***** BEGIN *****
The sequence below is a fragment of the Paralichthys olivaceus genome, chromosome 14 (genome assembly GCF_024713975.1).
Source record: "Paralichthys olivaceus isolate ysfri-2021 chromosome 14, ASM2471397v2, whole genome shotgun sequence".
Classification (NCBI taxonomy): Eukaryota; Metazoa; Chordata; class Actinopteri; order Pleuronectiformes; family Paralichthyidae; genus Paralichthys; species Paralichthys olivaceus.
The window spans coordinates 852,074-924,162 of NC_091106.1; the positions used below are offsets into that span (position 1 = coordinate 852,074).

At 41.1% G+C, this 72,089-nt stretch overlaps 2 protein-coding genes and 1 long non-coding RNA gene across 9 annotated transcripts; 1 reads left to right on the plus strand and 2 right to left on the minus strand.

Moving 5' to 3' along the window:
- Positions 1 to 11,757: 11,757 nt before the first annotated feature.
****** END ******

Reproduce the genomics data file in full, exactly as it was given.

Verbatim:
The sequence below is a fragment of the Paralichthys olivaceus genome, chromosome 14 (genome assembly GCF_024713975.1).
Source record: "Paralichthys olivaceus isolate ysfri-2021 chromosome 14, ASM2471397v2, whole genome shotgun sequence".
Classification (NCBI taxonomy): Eukaryota; Metazoa; Chordata; class Actinopteri; order Pleuronectiformes; family Paralichthyidae; genus Paralichthys; species Paralichthys olivaceus.
The window spans coordinates 852,074-924,162 of NC_091106.1; the positions used below are offsets into that span (position 1 = coordinate 852,074).

At 41.1% G+C, this 72,089-nt stretch overlaps 2 protein-coding genes and 1 long non-coding RNA gene across 9 annotated transcripts; 1 reads left to right on the plus strand and 2 right to left on the minus strand.

Moving 5' to 3' along the window:
- Positions 1 to 11,757: 11,757 nt before the first annotated feature.